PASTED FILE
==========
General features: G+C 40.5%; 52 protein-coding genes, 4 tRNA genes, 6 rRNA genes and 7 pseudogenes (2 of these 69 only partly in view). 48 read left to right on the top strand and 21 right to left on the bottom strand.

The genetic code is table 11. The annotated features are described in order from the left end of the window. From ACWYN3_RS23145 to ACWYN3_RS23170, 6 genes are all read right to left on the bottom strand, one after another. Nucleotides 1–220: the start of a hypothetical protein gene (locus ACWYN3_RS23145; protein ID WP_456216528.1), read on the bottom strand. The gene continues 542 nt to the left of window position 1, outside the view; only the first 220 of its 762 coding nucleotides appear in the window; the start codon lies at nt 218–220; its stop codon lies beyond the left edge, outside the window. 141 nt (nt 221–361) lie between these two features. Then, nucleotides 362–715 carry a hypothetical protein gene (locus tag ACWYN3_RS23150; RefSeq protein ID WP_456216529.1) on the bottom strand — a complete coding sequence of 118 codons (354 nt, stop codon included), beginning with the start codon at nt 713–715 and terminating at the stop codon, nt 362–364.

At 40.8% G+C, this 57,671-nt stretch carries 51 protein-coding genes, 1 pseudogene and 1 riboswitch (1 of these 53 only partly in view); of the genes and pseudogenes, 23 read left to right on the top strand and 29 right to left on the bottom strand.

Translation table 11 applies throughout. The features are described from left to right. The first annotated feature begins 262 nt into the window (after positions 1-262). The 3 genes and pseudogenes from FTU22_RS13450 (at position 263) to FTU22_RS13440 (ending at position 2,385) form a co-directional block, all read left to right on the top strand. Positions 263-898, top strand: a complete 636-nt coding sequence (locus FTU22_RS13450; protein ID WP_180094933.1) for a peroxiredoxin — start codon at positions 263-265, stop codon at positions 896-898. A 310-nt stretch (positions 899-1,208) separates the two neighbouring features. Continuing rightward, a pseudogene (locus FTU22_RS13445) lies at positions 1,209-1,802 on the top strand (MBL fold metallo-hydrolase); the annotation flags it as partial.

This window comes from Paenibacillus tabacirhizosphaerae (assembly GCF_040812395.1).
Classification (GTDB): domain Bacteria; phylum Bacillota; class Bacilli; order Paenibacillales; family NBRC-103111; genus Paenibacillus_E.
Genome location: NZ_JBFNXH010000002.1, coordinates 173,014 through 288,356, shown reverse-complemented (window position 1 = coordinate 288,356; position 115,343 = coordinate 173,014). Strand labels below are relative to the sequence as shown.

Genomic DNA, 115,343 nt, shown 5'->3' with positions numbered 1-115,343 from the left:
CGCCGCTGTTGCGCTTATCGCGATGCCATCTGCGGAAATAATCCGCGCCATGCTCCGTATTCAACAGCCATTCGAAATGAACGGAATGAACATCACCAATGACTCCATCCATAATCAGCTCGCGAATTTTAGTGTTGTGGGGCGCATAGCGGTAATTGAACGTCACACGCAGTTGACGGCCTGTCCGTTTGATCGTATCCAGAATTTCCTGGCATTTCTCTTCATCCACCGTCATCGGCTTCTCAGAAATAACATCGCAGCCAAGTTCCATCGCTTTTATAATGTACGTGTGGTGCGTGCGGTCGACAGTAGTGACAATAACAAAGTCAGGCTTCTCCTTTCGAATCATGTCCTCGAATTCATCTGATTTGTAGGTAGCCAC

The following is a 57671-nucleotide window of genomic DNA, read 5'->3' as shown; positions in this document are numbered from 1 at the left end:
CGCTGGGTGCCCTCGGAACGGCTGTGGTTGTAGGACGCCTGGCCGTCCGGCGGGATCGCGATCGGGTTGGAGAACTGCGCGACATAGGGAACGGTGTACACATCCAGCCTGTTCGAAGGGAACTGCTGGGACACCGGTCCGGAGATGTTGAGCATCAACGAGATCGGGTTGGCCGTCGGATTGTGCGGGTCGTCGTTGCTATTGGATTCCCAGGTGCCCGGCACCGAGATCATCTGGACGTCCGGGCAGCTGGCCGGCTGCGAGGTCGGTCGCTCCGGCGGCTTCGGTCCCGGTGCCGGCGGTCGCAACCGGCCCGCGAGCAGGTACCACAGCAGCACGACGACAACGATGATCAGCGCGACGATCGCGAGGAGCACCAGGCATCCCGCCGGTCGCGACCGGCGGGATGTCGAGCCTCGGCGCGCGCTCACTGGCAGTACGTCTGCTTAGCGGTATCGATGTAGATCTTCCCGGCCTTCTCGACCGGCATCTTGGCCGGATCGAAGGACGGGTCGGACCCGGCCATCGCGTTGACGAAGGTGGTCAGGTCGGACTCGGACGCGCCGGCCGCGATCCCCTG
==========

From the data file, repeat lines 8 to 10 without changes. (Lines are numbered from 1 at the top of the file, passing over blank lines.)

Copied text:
Genomic DNA, 115,343 nt, shown 5'->3' with positions numbered 1-115,343 from the left:
CGCCGCTGTTGCGCTTATCGCGATGCCATCTGCGGAAATAATCCGCGCCATGCTCCGTATTCAACAGCCATTCGAAATGAACGGAATGAACATCACCAATGACTCCATCCATAATCAGCTCGCGAATTTTAGTGTTGTGGGGCGCATAGCGGTAATTGAACGTCACACGCAGTTGACGGCCTGTCCGTTTGATCGTATCCAGAATTTCCTGGCATTTCTCTTCATCCACCGTCATCGGCTTCTCAGAAATAACATCGCAGCCAAGTTCCATCGCTTTTATAATGTACGTGTGGTGCGTGCGGTCGACAGTAGTGACAATAACAAAGTCAGGCTTCTCCTTTCGAATCATGTCCTCGAATTCATCTGATTTGTAGGTAGCCAC

The following is a 57671-nucleotide window of genomic DNA, read 5'->3' as shown; positions in this document are numbered from 1 at the left end: